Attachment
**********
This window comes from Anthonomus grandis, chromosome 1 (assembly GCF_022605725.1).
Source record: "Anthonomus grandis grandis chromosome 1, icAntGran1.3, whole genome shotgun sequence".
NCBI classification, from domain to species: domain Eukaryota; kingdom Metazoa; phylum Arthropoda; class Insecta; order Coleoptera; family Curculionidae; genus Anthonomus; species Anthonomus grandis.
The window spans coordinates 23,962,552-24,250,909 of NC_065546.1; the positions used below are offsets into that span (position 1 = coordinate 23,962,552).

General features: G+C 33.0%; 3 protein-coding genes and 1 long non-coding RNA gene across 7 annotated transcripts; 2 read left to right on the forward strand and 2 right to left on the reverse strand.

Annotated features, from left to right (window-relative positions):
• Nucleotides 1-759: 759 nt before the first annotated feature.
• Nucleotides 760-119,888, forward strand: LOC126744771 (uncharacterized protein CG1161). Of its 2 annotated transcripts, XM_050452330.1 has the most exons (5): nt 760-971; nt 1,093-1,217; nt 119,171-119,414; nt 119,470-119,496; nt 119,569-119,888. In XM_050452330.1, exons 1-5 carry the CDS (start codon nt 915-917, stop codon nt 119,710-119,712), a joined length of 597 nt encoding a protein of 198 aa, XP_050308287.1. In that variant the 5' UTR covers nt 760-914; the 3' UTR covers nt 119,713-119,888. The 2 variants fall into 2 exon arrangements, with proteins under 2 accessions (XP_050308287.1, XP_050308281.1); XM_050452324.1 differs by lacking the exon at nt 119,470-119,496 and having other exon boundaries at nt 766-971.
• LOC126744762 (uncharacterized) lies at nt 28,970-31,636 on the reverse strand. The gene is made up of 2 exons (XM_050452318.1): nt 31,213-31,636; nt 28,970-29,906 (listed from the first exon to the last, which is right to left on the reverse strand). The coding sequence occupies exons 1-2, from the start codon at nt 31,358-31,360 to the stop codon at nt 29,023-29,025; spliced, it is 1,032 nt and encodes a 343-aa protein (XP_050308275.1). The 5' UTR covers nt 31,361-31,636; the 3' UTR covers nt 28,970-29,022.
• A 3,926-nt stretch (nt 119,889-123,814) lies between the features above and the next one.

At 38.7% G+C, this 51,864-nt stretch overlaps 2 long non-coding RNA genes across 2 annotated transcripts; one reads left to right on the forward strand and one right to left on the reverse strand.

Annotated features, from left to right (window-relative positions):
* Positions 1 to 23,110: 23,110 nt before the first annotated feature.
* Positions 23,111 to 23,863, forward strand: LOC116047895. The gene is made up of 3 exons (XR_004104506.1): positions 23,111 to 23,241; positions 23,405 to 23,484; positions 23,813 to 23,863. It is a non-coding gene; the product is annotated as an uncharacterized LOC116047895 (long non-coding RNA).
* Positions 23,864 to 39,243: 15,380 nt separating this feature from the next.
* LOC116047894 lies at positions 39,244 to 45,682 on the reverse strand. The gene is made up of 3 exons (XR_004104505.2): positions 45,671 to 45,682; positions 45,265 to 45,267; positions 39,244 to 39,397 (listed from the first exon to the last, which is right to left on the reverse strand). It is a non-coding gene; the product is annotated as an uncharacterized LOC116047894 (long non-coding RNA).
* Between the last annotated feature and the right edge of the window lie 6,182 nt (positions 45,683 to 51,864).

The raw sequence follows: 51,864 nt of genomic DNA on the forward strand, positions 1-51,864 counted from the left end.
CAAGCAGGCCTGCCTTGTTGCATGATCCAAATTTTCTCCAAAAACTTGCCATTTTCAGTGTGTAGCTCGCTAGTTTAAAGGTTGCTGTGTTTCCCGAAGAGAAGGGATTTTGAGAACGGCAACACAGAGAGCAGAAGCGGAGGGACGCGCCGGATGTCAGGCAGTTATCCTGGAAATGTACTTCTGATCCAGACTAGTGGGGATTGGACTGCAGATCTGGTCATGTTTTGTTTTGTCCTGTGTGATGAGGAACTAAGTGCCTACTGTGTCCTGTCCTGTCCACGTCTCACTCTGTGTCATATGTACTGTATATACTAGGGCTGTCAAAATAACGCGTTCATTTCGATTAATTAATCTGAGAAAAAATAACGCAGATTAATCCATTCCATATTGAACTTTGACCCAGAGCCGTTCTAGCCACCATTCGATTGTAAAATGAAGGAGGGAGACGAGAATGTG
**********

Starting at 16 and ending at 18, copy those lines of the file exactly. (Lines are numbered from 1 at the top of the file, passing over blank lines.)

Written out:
* LOC116047894 lies at positions 39,244 to 45,682 on the reverse strand. The gene is made up of 3 exons (XR_004104505.2): positions 45,671 to 45,682; positions 45,265 to 45,267; positions 39,244 to 39,397 (listed from the first exon to the last, which is right to left on the reverse strand). It is a non-coding gene; the product is annotated as an uncharacterized LOC116047894 (long non-coding RNA).
* Between the last annotated feature and the right edge of the window lie 6,182 nt (positions 45,683 to 51,864).

The raw sequence follows: 51,864 nt of genomic DNA on the forward strand, positions 1-51,864 counted from the left end.